Jun 2, 2002
    central idaho republic
    I carry at least one handyman hi-lift jack, aka alaska jack, or farm jack.... with 2 a person can completely turn a vechile around in the middle of a snow drift, or get out of a mud bog or even a ditch....... but they can kill you or knock out your teeth if you are not careful.

    I also keep tow chains and clevis and shackles for pulling me or somebody else out or home.... Ive been gonna put a tow cable on my frame both front and back for years but never have...

    I have mainstay rations under the seat year round for those unexpected long stays out somewhere [non thirst provoking] and of course there is always the B.O.B. at hand which gets rotated as the seasons dictate.

    Also i carry the best firearm in the world [LAR 45 Win Mag] and a few extra rounds, in the backcountry roads a person never knows what type of critter they are gonna find in the winter or other months for that matter.

    I also use older woold blankets as seat covers, which in a pinch then can be converted to a wrap to keep a person warm.

    For heating water and such i use a folding stove and hexamene or trioxane fuel tablets which will boil a quart of water in 7 minutes and can be put out and relit later..... i have a stainless serria type cup for melting ice and snow but also carry water in the form of coffee in my stainless vaccum bottles so i usually have plenty of moisture on hand for me.

    Since my work rig is usually my transportation i also have a host of tools that stay in it year long, and if i know a part is weak then too i have that extra part to be able to change it out..... belts and such [I drive old FORD pickups and dont have those serpintine belts]

    I also have at least 2 changes of clothes, mostly because i work outdoors and if i have to change before coming home, then i have a dry shirt yet for an emergency.

    I carry tire chains for all four corners too been on blackice that it was the only way to keep it on the road. samething in my wifes rig too forthe most part.

  15. amelia

    amelia Well-Known Member

    May 2, 2003
    Washington State
    Perfect timing, Hilltop, because my cargo duffle with emergency supplies was stolen in a car prowl just last week, and I've got an inventory right in front of me. Here's my basic list:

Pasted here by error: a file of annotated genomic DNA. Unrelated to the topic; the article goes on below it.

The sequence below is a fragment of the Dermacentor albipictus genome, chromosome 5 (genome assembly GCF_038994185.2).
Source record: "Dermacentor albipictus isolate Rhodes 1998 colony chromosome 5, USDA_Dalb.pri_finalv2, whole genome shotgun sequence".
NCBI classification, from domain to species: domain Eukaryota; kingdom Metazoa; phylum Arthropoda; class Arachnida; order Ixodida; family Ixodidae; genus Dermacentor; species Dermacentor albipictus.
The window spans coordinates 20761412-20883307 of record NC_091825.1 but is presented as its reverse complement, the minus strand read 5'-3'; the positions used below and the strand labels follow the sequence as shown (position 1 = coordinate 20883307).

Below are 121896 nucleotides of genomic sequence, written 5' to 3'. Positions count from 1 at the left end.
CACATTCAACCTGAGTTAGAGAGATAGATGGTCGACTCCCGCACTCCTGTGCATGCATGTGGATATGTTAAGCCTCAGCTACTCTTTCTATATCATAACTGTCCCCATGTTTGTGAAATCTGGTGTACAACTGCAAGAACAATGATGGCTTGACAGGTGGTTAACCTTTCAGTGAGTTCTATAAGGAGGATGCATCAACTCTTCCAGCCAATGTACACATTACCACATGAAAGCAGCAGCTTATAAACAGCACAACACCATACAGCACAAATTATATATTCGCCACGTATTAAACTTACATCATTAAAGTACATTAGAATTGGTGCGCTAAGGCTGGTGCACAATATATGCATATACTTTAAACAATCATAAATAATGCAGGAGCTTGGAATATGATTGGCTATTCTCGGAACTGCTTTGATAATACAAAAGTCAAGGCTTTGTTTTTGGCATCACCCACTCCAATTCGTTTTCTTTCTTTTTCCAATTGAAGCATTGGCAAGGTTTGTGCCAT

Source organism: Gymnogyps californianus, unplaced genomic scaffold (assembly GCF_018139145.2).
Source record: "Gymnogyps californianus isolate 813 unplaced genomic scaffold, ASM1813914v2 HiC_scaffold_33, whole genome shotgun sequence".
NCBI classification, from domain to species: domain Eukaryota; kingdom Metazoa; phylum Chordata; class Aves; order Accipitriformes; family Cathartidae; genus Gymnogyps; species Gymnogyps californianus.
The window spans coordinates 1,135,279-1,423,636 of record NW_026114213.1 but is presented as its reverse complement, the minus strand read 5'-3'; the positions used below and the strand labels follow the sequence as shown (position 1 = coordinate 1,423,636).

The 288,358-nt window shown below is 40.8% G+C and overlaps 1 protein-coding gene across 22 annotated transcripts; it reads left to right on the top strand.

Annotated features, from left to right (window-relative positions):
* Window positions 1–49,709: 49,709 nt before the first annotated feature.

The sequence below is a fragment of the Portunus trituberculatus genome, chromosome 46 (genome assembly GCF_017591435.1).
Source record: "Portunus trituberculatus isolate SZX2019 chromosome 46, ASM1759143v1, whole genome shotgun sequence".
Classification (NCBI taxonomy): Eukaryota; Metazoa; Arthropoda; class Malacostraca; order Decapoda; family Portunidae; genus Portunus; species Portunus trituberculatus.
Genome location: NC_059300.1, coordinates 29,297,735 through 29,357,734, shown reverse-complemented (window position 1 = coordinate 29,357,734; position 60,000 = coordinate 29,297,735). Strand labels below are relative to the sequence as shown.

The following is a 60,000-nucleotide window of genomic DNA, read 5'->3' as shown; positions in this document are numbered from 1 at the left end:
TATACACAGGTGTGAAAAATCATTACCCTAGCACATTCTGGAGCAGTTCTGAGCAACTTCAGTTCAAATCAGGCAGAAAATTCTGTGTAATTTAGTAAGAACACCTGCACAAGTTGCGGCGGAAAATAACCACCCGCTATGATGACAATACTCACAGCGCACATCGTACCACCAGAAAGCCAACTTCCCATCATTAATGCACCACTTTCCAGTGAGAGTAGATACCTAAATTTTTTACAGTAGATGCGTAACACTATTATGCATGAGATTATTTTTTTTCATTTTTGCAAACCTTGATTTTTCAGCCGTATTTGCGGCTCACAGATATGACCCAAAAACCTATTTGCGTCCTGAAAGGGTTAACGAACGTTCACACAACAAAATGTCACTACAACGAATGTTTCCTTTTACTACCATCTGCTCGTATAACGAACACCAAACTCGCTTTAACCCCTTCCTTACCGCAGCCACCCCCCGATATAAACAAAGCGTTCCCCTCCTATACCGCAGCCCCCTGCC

First aid kit
    Extra first aid supplies: Latex gloves, hydrogen peroxide, foldable scissors, sanitary pads, butterfly closures, suture, tape, aspirin, Benadryl, Immodium, shot of bourbon, tweezers, thermometer, personal medications
    Leather gloves
    LED/spot headlamp with extra batteries
    Lantern with extra 6-volt battery
    Rechargeable batteries & solar charger
    Dust masks (surgical style)
    Iodine tablets
    Water purifier tablets
    Swiss army knife
    Serrated utility knife
    Duct tape
    Toiletry kit
    Antibacterial wipes
    Reading glasses
    Roll of TP
    Thin nylon rope
    Nylon tarp with grommets
    Tie-down clips
    Bungee cords
    Space blanket
    Sleeping bag
    Crank-operated shortwave/weather/AM radio
    Cell phone
    Notepad & pencil
    Waterproof matches in waterproof container
    Plastic zip-locs, sturdy large trash bags
    Food & water
    Can opener, set of plastic utensils
    Rain poncho and chaps
    Extra clothing, including cold weather stuff
    Hiking boots & socks
    Chemical handwarmers
    Fleece gloves
    Cash in $1 bills
    Nylon pouches & stuff sacks for keeping it all organized
    Jumper cables
    Can of air (for emergency tire repair)
    Lug wrench that works (large cross-bar best for weaklings)
    Kitty litter (OP is right--it's great on ice)